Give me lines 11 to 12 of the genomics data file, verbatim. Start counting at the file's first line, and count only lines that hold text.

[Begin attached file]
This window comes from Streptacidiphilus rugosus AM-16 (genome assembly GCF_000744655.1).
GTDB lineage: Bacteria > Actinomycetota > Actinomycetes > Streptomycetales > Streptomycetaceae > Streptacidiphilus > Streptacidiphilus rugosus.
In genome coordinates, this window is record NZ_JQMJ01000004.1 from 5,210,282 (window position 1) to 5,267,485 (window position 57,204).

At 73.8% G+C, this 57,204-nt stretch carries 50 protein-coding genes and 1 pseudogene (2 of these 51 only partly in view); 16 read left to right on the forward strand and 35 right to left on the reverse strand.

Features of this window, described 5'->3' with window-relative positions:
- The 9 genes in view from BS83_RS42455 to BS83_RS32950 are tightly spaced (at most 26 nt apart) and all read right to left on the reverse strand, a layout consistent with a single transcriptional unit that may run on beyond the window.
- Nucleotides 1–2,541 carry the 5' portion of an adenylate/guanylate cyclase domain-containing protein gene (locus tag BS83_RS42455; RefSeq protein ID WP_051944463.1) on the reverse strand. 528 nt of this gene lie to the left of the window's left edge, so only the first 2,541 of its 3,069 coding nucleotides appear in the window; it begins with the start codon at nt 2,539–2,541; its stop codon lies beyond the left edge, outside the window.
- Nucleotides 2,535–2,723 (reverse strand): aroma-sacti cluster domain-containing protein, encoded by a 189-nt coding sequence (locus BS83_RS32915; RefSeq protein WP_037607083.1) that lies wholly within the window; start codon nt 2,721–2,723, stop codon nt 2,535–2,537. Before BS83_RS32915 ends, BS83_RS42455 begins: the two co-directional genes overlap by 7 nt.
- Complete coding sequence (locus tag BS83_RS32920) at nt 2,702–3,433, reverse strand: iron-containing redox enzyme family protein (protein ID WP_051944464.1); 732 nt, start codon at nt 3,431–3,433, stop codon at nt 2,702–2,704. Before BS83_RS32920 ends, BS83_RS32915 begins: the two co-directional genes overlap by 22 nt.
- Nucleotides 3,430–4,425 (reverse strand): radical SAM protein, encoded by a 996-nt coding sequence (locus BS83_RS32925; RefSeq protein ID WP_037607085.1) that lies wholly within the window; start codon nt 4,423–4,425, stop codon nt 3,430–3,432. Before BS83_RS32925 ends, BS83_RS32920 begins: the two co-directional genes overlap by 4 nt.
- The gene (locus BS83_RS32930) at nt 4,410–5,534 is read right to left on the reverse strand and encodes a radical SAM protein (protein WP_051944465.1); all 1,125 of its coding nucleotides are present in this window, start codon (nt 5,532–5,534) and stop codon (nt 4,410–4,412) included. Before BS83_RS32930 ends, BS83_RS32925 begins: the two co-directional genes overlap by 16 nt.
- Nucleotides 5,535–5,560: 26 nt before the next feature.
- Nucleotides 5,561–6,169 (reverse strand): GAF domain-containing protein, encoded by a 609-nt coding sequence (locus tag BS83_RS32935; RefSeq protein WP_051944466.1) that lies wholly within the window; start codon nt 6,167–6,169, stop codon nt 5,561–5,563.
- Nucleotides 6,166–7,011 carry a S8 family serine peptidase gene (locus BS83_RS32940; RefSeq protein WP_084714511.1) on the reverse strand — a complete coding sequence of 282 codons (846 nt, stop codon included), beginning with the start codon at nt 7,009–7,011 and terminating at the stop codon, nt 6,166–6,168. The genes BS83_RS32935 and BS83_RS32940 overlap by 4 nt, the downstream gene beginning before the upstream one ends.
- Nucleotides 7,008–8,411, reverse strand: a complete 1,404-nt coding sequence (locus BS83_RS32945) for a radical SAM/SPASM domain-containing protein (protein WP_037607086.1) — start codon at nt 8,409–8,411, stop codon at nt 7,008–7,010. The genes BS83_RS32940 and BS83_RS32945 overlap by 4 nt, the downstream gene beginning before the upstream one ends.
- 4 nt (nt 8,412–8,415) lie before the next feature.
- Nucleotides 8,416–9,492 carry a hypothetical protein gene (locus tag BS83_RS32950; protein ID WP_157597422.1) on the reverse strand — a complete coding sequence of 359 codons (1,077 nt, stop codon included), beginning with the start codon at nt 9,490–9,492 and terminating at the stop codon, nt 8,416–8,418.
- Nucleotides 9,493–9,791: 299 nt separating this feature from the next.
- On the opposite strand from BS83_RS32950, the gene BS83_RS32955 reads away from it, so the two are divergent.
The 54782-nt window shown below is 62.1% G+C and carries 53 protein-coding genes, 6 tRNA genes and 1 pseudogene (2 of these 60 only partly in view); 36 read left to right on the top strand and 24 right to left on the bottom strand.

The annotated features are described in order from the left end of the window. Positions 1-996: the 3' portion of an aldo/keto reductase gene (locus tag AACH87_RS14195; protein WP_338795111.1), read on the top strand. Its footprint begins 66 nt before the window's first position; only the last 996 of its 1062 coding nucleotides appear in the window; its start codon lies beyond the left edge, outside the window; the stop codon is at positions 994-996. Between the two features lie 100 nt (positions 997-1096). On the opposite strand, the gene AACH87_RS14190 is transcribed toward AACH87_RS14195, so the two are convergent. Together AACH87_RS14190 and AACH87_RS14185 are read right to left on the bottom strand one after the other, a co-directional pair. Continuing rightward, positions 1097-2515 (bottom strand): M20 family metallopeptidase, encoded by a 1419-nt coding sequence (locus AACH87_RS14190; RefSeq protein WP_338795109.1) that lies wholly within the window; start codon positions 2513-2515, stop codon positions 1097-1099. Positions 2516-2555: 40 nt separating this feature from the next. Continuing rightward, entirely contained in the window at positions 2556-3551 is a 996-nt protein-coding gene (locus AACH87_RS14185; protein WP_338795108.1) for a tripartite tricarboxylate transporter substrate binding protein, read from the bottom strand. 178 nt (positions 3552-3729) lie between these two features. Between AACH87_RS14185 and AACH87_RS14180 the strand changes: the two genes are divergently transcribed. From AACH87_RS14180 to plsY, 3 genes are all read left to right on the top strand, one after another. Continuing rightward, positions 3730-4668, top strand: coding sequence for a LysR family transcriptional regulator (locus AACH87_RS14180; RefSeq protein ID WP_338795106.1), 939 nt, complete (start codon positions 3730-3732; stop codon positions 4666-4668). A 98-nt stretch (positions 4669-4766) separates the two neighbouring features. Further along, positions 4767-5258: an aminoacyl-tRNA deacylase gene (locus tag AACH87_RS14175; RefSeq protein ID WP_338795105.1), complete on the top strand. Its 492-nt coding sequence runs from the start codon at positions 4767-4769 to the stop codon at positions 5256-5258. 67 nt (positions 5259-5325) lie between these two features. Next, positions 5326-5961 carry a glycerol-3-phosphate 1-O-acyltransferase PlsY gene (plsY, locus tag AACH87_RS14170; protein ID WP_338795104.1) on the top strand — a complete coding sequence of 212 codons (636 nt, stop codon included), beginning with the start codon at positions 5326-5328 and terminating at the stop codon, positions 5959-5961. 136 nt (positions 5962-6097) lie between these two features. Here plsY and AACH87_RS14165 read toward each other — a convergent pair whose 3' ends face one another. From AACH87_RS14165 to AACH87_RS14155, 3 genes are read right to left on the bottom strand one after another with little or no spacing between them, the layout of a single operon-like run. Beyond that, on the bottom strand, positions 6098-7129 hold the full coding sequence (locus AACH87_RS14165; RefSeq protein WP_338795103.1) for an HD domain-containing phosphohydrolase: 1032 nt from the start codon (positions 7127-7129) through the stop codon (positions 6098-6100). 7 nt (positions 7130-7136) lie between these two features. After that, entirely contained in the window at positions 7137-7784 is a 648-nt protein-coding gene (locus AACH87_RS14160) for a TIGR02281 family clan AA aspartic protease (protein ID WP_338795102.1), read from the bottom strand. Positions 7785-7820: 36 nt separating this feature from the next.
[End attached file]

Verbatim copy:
- The gene (locus BS83_RS32930) at nt 4,410–5,534 is read right to left on the reverse strand and encodes a radical SAM protein (protein WP_051944465.1); all 1,125 of its coding nucleotides are present in this window, start codon (nt 5,532–5,534) and stop codon (nt 4,410–4,412) included. Before BS83_RS32930 ends, BS83_RS32925 begins: the two co-directional genes overlap by 16 nt.
- Nucleotides 5,535–5,560: 26 nt before the next feature.